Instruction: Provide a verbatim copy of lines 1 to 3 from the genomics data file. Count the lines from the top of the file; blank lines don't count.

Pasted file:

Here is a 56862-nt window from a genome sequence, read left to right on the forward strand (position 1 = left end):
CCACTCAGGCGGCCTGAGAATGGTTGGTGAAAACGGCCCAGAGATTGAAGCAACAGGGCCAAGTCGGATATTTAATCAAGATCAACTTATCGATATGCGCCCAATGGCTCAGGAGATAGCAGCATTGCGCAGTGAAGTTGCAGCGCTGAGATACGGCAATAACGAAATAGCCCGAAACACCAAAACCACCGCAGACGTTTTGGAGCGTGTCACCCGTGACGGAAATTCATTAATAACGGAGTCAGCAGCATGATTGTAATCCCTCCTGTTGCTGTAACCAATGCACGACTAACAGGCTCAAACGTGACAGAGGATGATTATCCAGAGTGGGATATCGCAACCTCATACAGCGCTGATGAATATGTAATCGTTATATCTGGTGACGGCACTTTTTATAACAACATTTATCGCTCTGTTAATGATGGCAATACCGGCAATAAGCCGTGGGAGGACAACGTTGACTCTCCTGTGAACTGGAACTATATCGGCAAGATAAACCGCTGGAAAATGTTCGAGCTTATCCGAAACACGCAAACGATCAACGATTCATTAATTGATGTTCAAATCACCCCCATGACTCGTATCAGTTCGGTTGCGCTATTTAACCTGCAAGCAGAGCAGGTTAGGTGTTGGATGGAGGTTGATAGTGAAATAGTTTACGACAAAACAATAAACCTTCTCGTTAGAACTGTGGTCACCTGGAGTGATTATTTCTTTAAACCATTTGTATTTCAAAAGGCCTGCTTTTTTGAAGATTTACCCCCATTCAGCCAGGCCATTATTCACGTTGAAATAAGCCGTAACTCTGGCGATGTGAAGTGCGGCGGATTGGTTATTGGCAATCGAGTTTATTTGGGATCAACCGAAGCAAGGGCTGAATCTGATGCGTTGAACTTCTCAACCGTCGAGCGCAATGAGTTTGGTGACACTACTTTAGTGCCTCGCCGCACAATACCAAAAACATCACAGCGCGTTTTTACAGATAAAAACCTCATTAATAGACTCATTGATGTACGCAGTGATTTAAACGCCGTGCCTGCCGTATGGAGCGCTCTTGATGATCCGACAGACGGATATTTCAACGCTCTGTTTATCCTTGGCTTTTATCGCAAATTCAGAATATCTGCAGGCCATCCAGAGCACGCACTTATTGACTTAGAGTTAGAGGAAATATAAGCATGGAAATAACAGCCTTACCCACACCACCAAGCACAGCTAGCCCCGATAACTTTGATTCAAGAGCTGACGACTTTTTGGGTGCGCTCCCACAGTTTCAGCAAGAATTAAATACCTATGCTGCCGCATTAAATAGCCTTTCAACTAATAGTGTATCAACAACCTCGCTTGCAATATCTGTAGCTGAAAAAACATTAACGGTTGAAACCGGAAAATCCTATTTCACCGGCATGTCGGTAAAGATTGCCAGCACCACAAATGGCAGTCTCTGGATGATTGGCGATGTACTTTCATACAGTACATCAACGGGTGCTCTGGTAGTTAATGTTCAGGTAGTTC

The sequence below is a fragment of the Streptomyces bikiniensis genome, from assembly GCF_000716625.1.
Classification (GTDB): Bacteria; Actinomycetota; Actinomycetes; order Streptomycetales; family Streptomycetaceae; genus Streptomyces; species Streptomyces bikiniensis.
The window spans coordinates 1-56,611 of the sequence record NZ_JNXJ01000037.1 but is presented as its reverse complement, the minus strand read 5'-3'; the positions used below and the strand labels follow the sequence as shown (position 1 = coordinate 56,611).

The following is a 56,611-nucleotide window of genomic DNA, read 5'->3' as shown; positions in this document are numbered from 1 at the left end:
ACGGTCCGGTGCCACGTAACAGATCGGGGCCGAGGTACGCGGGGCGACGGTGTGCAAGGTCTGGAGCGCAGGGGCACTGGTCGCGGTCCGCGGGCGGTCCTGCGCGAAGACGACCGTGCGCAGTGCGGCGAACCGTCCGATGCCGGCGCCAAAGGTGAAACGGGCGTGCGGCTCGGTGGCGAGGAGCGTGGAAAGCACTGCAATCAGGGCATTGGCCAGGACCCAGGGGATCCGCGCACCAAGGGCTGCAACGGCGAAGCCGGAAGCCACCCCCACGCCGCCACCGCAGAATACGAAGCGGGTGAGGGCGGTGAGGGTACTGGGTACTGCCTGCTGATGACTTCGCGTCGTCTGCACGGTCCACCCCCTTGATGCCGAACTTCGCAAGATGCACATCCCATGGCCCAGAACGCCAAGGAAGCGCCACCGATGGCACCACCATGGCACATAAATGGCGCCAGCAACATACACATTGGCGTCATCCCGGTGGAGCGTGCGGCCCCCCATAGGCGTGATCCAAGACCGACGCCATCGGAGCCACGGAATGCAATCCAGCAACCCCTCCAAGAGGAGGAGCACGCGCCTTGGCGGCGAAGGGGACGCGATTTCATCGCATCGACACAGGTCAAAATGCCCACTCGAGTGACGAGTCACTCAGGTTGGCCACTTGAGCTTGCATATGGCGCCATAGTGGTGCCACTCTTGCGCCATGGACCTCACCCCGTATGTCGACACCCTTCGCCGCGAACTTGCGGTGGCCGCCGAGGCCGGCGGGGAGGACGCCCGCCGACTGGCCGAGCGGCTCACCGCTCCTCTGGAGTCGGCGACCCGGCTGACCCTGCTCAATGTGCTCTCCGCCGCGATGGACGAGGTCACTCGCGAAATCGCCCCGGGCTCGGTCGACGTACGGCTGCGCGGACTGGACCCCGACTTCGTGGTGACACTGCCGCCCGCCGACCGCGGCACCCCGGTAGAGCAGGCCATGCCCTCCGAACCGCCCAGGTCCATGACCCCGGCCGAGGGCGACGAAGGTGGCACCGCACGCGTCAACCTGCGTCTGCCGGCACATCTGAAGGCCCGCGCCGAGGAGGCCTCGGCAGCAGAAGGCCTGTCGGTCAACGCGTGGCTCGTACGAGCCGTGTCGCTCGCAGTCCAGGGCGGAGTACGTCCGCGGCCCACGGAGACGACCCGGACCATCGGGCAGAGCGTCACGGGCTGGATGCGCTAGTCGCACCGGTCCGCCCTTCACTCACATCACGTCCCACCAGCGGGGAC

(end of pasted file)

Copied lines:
Here is a 56862-nt window from a genome sequence, read left to right on the forward strand (position 1 = left end):
CCACTCAGGCGGCCTGAGAATGGTTGGTGAAAACGGCCCAGAGATTGAAGCAACAGGGCCAAGTCGGATATTTAATCAAGATCAACTTATCGATATGCGCCCAATGGCTCAGGAGATAGCAGCATTGCGCAGTGAAGTTGCAGCGCTGAGATACGGCAATAACGAAATAGCCCGAAACACCAAAACCACCGCAGACGTTTTGGAGCGTGTCACCCGTGACGGAAATTCATTAATAACGGAGTCAGCAGCATGATTGTAATCCCTCCTGTTGCTGTAACCAATGCACGACTAACAGGCTCAAACGTGACAGAGGATGATTATCCAGAGTGGGATATCGCAACCTCATACAGCGCTGATGAATATGTAATCGTTATATCTGGTGACGGCACTTTTTATAACAACATTTATCGCTCTGTTAATGATGGCAATACCGGCAATAAGCCGTGGGAGGACAACGTTGACTCTCCTGTGAACTGGAACTATATCGGCAAGATAAACCGCTGGAAAATGTTCGAGCTTATCCGAAACACGCAAACGATCAACGATTCATTAATTGATGTTCAAATCACCCCCATGACTCGTATCAGTTCGGTTGCGCTATTTAACCTGCAAGCAGAGCAGGTTAGGTGTTGGATGGAGGTTGATAGTGAAATAGTTTACGACAAAACAATAAACCTTCTCGTTAGAACTGTGGTCACCTGGAGTGATTATTTCTTTAAACCATTTGTATTTCAAAAGGCCTGCTTTTTTGAAGATTTACCCCCATTCAGCCAGGCCATTATTCACGTTGAAATAAGCCGTAACTCTGGCGATGTGAAGTGCGGCGGATTGGTTATTGGCAATCGAGTTTATTTGGGATCAACCGAAGCAAGGGCTGAATCTGATGCGTTGAACTTCTCAACCGTCGAGCGCAATGAGTTTGGTGACACTACTTTAGTGCCTCGCCGCACAATACCAAAAACATCACAGCGCGTTTTTACAGATAAAAACCTCATTAATAGACTCATTGATGTACGCAGTGATTTAAACGCCGTGCCTGCCGTATGGAGCGCTCTTGATGATCCGACAGACGGATATTTCAACGCTCTGTTTATCCTTGGCTTTTATCGCAAATTCAGAATATCTGCAGGCCATCCAGAGCACGCACTTATTGACTTAGAGTTAGAGGAAATATAAGCATGGAAATAACAGCCTTACCCACACCACCAAGCACAGCTAGCCCCGATAACTTTGATTCAAGAGCTGACGACTTTTTGGGTGCGCTCCCACAGTTTCAGCAAGAATTAAATACCTATGCTGCCGCATTAAATAGCCTTTCAACTAATAGTGTATCAACAACCTCGCTTGCAATATCTGTAGCTGAAAAAACATTAACGGTTGAAACCGGAAAATCCTATTTCACCGGCATGTCGGTAAAGATTGCCAGCACCACAAATGGCAGTCTCTGGATGATTGGCGATGTACTTTCATACAGTACATCAACGGGTGCTCTGGTAGTTAATGTTCAGGTAGTTC

The sequence below is a fragment of the Streptomyces bikiniensis genome, from assembly GCF_000716625.1.